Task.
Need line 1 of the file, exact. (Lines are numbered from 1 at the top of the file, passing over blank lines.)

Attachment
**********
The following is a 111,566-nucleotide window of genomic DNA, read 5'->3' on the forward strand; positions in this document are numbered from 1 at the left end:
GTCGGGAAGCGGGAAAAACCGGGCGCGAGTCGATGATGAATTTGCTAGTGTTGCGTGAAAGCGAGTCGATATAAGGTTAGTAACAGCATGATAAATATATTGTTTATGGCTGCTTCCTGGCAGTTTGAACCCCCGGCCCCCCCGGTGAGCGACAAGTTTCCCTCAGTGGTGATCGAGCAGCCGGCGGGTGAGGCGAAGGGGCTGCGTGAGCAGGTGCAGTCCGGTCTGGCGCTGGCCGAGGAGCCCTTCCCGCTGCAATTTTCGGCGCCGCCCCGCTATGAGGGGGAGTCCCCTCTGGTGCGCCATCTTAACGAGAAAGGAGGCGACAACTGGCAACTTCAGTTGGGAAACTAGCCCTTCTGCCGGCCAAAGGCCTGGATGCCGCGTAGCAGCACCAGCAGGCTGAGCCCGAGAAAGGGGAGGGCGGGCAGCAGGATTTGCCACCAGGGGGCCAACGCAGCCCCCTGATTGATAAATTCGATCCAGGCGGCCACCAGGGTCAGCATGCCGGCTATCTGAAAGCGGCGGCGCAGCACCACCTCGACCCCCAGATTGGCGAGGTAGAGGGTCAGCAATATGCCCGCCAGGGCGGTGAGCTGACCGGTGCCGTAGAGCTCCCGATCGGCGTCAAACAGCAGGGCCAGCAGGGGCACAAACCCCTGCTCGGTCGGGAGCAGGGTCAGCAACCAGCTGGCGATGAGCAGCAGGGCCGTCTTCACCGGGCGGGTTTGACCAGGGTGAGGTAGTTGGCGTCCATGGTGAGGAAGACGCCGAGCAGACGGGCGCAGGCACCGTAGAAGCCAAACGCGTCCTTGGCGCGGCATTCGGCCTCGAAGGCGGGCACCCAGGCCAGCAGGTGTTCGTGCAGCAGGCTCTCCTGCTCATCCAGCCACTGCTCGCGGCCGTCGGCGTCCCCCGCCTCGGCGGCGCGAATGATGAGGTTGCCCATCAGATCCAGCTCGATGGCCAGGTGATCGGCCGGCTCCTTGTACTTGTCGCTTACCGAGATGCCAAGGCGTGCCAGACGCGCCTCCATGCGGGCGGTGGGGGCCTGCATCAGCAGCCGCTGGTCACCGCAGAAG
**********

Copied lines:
The following is a 111,566-nucleotide window of genomic DNA, read 5'->3' on the forward strand; positions in this document are numbered from 1 at the left end: